First Ever Fatwa Issued Against Wildlife Trafficking
Indonesia’s top Muslim clerical body has issued a fatwa, or edict, against illegal wildlife trafficking.
This unprecedented step by the Indonesian Council of Ulama, in the country with the world’s largest Muslim population, declares illegal hunting or illegal trading of endangered species to be haram (forbidden).
For many the word “fatwa” took on ominous tones in 1989 when Iranian Supreme Leader Ayatollah Khomeini issued a death threat against Salman Rushdie for blasphemy in his novel The Satanic Verses.
But the fatwa itself is merely a call to action. Invoking passages from the Koran, the fatwa (which you can read in full below) is believed to be the first of its kind in the world.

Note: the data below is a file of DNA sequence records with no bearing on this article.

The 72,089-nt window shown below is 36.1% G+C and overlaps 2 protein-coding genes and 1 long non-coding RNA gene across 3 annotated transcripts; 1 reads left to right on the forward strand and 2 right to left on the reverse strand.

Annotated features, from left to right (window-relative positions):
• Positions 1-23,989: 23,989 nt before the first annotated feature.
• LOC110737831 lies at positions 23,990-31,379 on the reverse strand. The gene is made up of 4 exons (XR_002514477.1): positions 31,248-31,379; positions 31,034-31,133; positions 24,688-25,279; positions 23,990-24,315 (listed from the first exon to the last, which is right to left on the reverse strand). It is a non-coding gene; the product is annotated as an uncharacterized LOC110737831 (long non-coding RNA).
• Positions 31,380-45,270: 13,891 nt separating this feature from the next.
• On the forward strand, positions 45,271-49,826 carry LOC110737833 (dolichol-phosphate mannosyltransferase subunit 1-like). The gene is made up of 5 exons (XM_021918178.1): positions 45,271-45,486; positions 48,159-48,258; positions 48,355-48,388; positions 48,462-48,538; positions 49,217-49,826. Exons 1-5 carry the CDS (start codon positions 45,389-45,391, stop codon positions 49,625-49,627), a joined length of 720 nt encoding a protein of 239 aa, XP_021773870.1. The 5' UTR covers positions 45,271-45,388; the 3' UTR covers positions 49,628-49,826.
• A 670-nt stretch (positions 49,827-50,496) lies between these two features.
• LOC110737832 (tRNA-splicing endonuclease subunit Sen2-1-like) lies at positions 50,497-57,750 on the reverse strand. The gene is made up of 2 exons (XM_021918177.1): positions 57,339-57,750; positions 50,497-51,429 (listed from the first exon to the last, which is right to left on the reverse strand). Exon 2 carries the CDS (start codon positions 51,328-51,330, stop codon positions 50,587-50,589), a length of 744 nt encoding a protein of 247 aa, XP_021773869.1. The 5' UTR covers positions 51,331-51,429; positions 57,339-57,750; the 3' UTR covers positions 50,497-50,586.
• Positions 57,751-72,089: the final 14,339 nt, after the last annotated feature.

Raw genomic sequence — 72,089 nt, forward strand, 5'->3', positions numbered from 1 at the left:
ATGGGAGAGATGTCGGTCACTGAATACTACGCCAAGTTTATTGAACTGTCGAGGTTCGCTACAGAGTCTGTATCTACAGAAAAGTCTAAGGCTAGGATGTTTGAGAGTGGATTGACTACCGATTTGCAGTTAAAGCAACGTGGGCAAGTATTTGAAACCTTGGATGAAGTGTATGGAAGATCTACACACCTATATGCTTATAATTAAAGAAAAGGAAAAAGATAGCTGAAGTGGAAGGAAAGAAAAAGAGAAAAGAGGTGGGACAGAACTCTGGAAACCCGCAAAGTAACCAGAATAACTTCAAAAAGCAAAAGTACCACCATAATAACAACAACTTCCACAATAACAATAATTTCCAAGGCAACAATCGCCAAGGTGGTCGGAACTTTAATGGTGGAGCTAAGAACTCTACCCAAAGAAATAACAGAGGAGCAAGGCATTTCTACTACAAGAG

The fatwa requires Indonesia’s 200 million Muslims to take an active role in protecting and conserving endangered species, including tigers, rhinos, elephants, and orangutans.
“This fatwa is issued to give an explanation, as well as guidance, to all Muslims in Indonesia on the sharia law perspective on issues related to animal conservation,” said Hayu Prabowo, chair of the Council of Ulama’s environment and natural resources body.
Read the full story here.